New research from the University of California Riverside shows that Joshua trees are threatened with extinction without dramatic action to reduce climate change.
The study ran simulations based on high, moderate and low levels of climate change mitigation to understand how humans can work to protect the trees. They found that the highest level of mitigation would conserve approximately 19% of the trees’ viable habitat in Joshua Tree National Park by 2070. However, without any reduction in carbon emissions, the park would only retain about 0.02% of the trees’ habitat.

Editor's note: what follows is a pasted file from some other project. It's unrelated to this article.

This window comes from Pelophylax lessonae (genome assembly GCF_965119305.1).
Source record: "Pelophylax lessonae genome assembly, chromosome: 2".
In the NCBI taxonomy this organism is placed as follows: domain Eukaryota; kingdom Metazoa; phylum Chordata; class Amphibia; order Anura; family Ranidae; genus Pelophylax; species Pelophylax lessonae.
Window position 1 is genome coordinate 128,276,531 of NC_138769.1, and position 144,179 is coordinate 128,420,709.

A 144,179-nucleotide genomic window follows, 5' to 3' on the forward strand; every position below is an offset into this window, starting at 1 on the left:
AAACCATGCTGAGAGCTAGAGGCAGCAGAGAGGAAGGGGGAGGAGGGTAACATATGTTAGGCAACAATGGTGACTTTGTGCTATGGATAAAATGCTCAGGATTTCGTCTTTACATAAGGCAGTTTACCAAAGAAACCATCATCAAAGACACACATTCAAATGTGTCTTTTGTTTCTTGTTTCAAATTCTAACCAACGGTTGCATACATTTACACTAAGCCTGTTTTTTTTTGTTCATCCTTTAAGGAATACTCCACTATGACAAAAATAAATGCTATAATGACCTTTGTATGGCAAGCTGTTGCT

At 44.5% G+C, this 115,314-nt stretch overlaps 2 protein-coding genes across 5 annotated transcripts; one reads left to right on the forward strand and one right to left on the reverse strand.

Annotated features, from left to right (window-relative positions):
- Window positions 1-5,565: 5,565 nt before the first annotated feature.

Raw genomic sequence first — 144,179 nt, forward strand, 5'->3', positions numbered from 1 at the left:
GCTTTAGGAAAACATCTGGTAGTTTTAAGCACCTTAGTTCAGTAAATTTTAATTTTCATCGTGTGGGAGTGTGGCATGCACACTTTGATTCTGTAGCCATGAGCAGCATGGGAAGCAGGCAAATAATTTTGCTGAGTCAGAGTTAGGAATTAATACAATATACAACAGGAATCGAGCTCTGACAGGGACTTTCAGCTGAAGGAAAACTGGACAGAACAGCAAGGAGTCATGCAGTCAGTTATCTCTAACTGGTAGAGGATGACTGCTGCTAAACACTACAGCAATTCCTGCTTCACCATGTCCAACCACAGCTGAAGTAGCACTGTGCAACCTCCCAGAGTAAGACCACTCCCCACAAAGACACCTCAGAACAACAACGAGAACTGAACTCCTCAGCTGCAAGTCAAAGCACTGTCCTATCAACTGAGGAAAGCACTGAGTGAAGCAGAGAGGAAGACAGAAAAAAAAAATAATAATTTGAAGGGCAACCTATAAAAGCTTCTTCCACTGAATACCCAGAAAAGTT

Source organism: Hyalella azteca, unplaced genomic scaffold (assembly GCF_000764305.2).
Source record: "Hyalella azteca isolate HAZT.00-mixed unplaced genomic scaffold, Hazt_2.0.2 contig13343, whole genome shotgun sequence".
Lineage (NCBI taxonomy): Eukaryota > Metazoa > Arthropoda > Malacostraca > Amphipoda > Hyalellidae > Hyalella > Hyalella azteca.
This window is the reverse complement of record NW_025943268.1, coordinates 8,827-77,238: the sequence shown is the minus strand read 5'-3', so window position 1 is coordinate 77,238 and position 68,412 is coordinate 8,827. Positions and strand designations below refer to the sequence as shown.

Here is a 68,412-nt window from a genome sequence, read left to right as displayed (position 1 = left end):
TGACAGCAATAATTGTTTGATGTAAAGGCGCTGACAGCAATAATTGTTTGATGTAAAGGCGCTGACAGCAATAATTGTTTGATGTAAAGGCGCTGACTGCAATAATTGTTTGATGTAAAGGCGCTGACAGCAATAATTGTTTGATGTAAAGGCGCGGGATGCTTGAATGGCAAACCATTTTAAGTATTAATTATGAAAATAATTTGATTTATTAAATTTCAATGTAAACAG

Study lead author Lynn Sweet told Phys.org that the fate of the trees is in the hands of humans. Though their numbers will decline, how many trees are able to survive climate change depends on how much people can decrease carbon emissions.
The research team solicited the help of volunteers to gather data about more than 4,000 Joshua trees to verify that climate change is already affecting the trees. They found that the trees are migrating to higher elevation parts of the park with cooler weather and more ground moisture.
Adult trees can store large reserves of water to survive long droughts – like the recent 376-week drought in California – but the younger trees and seedlings aren’t capable of holding water in this way. As climate change increases the chances of droughts, these young trees aren’t able to grow.